MANKATO, Minn. (AP) -Every summer since Thomas Tapeh left the University of Minnesota for the NFL, he would return home to St. Paul to throw a Fourth of July barbecue for his family and friends.
It was a way for the deeply religious fullback to thank God for his good fortune, and to say goodbye to those he grew up around before he left for training camp and another long season with the Philadelphia Eagles.
``We have a big gala,'' the new Vikings fullback said. ``Everybody comes. We eat, we dance, let some fireworks off, and then I go back and train.''
There was no Independence Day gathering this year, partly because there were no goodbyes to be said.
``I say, 'Hello,''' Tapeh said with a wide smile.
Minnesota signed Tapeh to a five-year, $6 million contract in the offseason to replace trusted veteran Tony Richardson, bringing him home to the state where he was a high school sensation and fulfilling his dream of playing for the Vikings.
``Every kid has a favorite team. Not every kid actually is able to play for their favorite team,'' Tapeh said. ``And though you might like another team because they won a lot, wherever home is, that's where the heart is.''
Tapeh emigrated from Liberia to the United States with his mother and two sisters when he was 9 years old and they settled on the hard-scrabble east side of St. Paul.
He didn't play football until his sophomore year at Johnson High School. But he hit the field running and never slowed down. With high-end speed and a powerful physique, Tapeh became a legend in the St. Paul City Conference.
He rushed for more than 3,600 yards and 51 touchdowns in two seasons for the Governors and scored a conference record 158 points during his senior year.
An easy choice as the state's player of the year, Tapeh was one of the most hotly recruited football players to come out of Minnesota in years. He chose the Golden Gophers over powerhouse Michigan and several other suitors mainly because he wanted to stay close to home.
Foot problems in college forced him to switch from tailback to fullback, where he helped pave the way for Marion Barber and Laurence Maroney to rush for 1,000 yards each in 2003.
The Eagles drafted him in the fifth round in 2004, pulling Tapeh away from his close-knit family for the first time.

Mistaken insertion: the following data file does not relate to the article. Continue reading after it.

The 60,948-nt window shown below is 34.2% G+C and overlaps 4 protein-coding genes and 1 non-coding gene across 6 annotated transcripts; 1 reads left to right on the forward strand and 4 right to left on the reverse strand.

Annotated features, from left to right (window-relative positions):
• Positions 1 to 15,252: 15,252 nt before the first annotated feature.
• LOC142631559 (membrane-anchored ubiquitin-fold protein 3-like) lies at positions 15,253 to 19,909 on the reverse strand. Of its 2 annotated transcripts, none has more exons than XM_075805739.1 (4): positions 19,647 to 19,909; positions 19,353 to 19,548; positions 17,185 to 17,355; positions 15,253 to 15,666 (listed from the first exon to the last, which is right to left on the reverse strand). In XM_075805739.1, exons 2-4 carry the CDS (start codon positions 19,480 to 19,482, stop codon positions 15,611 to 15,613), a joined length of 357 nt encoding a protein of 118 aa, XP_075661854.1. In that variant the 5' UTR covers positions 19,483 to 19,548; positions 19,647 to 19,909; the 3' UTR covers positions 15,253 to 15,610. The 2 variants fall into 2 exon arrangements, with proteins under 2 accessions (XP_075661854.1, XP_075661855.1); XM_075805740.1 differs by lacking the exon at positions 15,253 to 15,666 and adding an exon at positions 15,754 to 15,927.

He dislocated his hip late in his rookie season and missed all of 2005 recovering, but when he was on the field, he made life easier for Pro Bowl running back Brian Westbrook.
With a healthy Tapeh leading the way, Westbrook rushed for a career-high 1,333 yards last season. And now the fullback has another dynamic runner behind him in the backfield in Adrian Peterson.
``A guy like that behind me, he's going to make me look good,'' Tapeh said. ``I'm not going to make him look good. All I've got to do is get in the way and he'll do the rest.''
Vikings coach Brad Childress was the offensive coordinator in Philadelphia during Tapeh's first two years in the league, so he's familiar with more than just the geography in Minnesota.
``He's a details (coach) and he's very particular about what he wants and I like that,'' Tapeh said. ``Me knowing exactly what he wants, I can go out there and give it my all and if he doesn't like it, we can work together. That's what I like about him.''
It's taking a little time for the fact that he's now wearing purple to sink in.
``I'm loving it,'' Tapeh said. ``They're taking their time. They know that I'm new coming in. They know I understand it. You just have got to tweak a few things.''
The team has already warmed to the affable Tapeh, who is replacing one of the pillars in the locker room in Richardson, a Pro Bowler last season.
``Another leader in our backfield for Adrian, who is still young,'' quarterback Tarvaris Jackson said. ``He's been in the offense before. He's played for coach Childress before so he knows what to expect from coach and from the offense.''
And instead of waiting for the bye week to see his friends and family in St. Paul or having to speak to them by phone, Tapeh is back in the neighborhood for good.
``If they need me, I'm right down the street,'' he said. ``But I'm here to work. We've got something going on here. I'm back home for a reason. I have to be a professional. I'm here to work.''

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